One day Jim asked me why I didn’t have a blog to post my essays on. That started me thinking. One of the big failings of Google Plus has been finding what you wrote again days, weeks, and months later. Unless it’s your own post, the comments you leave in someone else’s thread are almost impossible to find over time. Ironic for a venture by the world’s biggest search company. And if people delete their Google plus profiles, entire threads of conversations and debate disappear too. So I thought I would do something different: a content management system that would make searching really simple.
I spent the better part of the 2013-14 Christmas break evaluating what was available without an up-front cost and a chance at a viable exit strategy if the platform were to disappear, the way so many have over time.
I was almost sold on Joomla, an open source content management system, but at the time it didn’t have the kind of templates and user community that would have made customising the core build easy for a hobbyist with limited resources. Enter Jim Munro again. He said he hosted a whole bunch of WordPress sites and persuaded me that it was easy to customise and use. In the end he even offered me some technical advice and support to make my first WordPress site fly.
It was quite a steep learning curve. I’m no PHP code monkey, and the WordPress community, while online in depth, is full of know-it-alls who prefer to ask questions like: ‘why would you want to do that’ rather than ‘here’s how I’d try it’. It seems even with a customisable platform, the largest part of the user group prefers to stick close to a one-size-fits-all formula. Problem is I always push systems to their limits. And break stuff in the process. I think maybe it’s something about fixing it again that helps me to really understand how software works.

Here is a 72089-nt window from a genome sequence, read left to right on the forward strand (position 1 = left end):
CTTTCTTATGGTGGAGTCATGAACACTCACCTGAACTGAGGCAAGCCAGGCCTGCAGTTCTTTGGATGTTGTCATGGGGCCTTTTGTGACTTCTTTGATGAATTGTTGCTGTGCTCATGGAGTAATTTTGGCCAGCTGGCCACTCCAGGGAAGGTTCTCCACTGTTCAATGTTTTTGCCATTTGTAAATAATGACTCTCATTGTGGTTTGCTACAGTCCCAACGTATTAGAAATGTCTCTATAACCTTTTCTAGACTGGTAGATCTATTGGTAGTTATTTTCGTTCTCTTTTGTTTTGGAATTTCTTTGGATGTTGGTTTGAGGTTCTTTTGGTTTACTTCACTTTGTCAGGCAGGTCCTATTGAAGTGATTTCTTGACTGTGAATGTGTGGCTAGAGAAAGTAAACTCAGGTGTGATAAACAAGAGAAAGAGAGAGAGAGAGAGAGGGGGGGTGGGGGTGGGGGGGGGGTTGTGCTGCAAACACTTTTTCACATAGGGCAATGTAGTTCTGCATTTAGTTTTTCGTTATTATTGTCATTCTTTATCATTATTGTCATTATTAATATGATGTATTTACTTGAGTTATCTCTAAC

The Word Press core is pretty clever really. Almost all the customisation you could think of is possible by altering the cascading style sheet (CSS). Oh, allright! If you have your own ideas about how things should be, you do have to play with the PHP code a bit, but once you read the WordPress Codex (knowledge base) basics it isn’t quite as scary or opaque as it first appears.
Messing with the PHP is still something to do sparingly. If you fiddle too much with the framework, changing the look and feel later becomes pretty difficult. And that’s the underlying architectural decision: manipulate the look and feel without affecting the content by using the CSS. That way you can make quite dramatic changes to the way your site looks that will – literally – cascade through your content.
That becomes pretty important when you have years of content and hundreds of posts that you don’t want to tweak individually to suit a new design.
Still. I managed to stuff it up big-time. I didn’t learn that lesson until my second build. Because I like to mess with things, I suspect that even in this latest build there are posts where I inserted my own CSS in individual posts that is now out of whack with the overall site design.
So be it. A big part of the purpose is for me to experiment, not to produce some static, finished product. In that regard I think some credit is due, too, to my colleagues M Sinclair Stevens and the late Dieter Mueller, who between them persuaded, ridiculed, and bullied me to recognise some of the obvious failings of my graphic and user design.